However, there will always be hard choices.


Giving tree hard to find

Valley River Center evidently knew in July that the people who have done the Tree of Joy wouldn't be doing it this year. Why didn't the mall's managers let the public know so that someone else could step in?

When I visited Valley River Center on Dec. 1, I had a hard time finding the "Tree of Giving." Most clerks had no idea where it was. When I finally tracked it down, it had very few names on it! Fewer children will have a merry holiday season.

Valley River Center wants our big money badly; it's a shame it has such a little heart. The center could have done a much better job with community relations.


Fairgrounds site ideal

Hello - is the Eugene City Council listening? A wonderful solution for the new Eugene hospital location has been suggested. Can all of the council members stop fighting and become team members to accomplish this suggested win-win solution?

In a Nov. 30 letter to the editor, James Knight suggested letting PeaceHealth build its new facility downtown at the Lane County Fairgrounds and moving the fairgrounds to the edge of town where it belongs.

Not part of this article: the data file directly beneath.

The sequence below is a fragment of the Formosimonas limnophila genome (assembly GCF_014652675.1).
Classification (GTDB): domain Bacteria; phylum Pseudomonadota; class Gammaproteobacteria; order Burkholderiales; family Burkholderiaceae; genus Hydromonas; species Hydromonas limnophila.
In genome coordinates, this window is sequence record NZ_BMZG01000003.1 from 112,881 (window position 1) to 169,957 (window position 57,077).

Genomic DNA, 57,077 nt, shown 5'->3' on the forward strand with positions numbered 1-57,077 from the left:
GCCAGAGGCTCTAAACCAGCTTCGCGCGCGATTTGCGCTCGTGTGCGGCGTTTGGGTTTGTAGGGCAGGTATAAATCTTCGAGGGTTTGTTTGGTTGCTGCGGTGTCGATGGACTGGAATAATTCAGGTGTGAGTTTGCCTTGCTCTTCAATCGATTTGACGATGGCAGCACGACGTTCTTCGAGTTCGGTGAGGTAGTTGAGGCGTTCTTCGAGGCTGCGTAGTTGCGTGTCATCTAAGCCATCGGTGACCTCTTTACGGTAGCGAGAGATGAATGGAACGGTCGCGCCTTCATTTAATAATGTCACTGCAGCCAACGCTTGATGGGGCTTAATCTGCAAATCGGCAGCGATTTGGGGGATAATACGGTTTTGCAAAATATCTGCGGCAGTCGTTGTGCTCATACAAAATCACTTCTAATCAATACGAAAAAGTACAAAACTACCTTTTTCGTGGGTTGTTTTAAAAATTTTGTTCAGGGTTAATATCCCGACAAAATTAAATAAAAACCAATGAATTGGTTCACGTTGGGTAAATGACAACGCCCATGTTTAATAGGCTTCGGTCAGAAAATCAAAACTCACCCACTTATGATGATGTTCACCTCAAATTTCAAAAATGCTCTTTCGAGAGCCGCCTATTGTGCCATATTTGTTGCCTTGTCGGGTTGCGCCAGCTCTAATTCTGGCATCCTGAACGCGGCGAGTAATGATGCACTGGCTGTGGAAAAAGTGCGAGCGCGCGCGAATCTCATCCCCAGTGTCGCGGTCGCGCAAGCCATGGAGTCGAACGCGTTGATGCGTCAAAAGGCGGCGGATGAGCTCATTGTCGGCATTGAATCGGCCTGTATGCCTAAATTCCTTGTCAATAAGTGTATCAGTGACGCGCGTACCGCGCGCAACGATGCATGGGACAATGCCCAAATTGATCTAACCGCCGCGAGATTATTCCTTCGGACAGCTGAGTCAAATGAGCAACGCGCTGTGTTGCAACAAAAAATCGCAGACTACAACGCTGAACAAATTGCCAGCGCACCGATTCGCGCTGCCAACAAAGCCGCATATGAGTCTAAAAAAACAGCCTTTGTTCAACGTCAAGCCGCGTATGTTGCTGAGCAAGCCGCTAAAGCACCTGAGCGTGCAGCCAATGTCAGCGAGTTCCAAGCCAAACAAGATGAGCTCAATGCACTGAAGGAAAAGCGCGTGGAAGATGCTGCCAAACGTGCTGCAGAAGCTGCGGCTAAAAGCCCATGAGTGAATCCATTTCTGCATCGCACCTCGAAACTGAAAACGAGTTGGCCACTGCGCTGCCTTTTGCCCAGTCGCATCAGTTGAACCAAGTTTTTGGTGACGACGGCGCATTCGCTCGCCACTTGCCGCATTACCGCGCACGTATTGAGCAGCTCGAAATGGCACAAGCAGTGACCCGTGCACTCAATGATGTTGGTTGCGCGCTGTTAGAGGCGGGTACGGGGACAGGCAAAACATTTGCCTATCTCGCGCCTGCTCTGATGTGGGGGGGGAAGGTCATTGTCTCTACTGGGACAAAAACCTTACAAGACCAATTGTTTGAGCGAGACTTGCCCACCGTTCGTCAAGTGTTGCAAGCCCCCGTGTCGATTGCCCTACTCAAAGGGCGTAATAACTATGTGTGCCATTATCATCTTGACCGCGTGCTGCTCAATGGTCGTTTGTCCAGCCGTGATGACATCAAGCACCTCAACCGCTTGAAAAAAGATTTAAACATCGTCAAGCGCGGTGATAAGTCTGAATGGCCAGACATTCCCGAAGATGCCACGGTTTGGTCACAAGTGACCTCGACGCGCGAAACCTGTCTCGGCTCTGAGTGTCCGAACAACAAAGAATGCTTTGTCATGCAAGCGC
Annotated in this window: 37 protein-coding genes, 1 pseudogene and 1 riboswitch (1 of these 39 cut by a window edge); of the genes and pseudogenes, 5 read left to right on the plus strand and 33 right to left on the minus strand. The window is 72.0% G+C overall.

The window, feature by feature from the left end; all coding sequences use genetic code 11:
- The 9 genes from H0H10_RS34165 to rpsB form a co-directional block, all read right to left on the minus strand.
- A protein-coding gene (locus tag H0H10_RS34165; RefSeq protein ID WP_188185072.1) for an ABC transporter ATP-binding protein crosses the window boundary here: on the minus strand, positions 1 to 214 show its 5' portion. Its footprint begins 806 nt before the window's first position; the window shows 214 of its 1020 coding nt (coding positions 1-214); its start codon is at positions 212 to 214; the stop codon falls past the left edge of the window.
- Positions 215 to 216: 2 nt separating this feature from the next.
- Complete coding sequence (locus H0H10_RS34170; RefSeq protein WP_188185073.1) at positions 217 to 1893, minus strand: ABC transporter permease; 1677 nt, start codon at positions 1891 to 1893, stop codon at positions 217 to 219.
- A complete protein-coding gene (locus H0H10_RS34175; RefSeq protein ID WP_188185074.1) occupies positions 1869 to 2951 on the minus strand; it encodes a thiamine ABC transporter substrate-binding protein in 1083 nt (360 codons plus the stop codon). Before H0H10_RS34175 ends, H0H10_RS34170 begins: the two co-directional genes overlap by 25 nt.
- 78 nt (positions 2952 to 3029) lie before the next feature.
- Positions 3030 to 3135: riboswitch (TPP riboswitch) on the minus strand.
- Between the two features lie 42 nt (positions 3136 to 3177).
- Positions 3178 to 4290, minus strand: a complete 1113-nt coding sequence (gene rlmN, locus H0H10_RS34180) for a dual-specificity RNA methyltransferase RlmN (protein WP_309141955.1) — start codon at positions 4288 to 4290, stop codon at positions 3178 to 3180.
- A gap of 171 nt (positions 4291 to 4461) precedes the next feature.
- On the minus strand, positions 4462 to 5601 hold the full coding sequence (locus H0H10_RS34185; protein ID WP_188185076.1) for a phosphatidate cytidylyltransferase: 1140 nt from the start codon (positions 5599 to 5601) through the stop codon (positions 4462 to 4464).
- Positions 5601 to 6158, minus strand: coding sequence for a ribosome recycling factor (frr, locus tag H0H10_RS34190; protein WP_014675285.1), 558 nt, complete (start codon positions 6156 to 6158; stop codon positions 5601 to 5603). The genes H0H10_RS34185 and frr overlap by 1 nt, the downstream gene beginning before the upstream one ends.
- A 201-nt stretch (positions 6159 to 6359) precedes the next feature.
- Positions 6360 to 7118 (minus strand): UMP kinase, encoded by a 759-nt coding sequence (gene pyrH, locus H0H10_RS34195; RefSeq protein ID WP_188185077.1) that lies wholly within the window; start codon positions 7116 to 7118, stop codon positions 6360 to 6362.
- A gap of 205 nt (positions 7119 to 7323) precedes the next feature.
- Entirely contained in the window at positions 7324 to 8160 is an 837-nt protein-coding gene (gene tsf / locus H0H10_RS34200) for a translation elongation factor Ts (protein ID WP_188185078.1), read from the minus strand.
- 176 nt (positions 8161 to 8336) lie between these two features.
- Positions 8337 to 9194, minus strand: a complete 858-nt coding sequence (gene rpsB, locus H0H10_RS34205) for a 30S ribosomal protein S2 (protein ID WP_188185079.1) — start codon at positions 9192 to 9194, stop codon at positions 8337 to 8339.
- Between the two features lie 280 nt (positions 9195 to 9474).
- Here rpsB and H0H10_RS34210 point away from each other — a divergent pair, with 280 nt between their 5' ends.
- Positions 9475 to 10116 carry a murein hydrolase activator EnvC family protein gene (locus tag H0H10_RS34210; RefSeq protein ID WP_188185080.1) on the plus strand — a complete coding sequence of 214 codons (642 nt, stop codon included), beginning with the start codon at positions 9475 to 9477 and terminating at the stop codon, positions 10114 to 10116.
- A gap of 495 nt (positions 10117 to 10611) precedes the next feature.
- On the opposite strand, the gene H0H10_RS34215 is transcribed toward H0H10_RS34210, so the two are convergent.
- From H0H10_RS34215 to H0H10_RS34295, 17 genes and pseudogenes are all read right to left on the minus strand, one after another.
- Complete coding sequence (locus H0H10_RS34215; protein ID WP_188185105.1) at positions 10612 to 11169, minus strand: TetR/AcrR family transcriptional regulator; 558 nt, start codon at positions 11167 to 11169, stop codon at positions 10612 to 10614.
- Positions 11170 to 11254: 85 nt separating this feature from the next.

The fairgrounds could and should be relocated where there is room to expand, and where problems with animal waste runoff would be reduced. Let's keep PeaceHealth in Eugene, and McKenzie-Willamette in Springfield.

DON L. ANDERSON Springfield

Bicyclists need lights

With the change of seasons, not only is it wetter but we spend more time in darkness. As a part-time bicycle commuter, this time of year is more dangerous - not only because of wet conditions, but also because car drivers don't see us or, worse yet, go head-to-head with some bike rider who doesn't have lights.

And as a driver, there have been many a near "bump in the night" while driving in the dark with wipers flapping and barely missing some shadowy bike riders who cut across traffic or are in a turn lane.

I thought Eugene had laws about bike lights. Does someone have to get run over before things change?


No question: He lied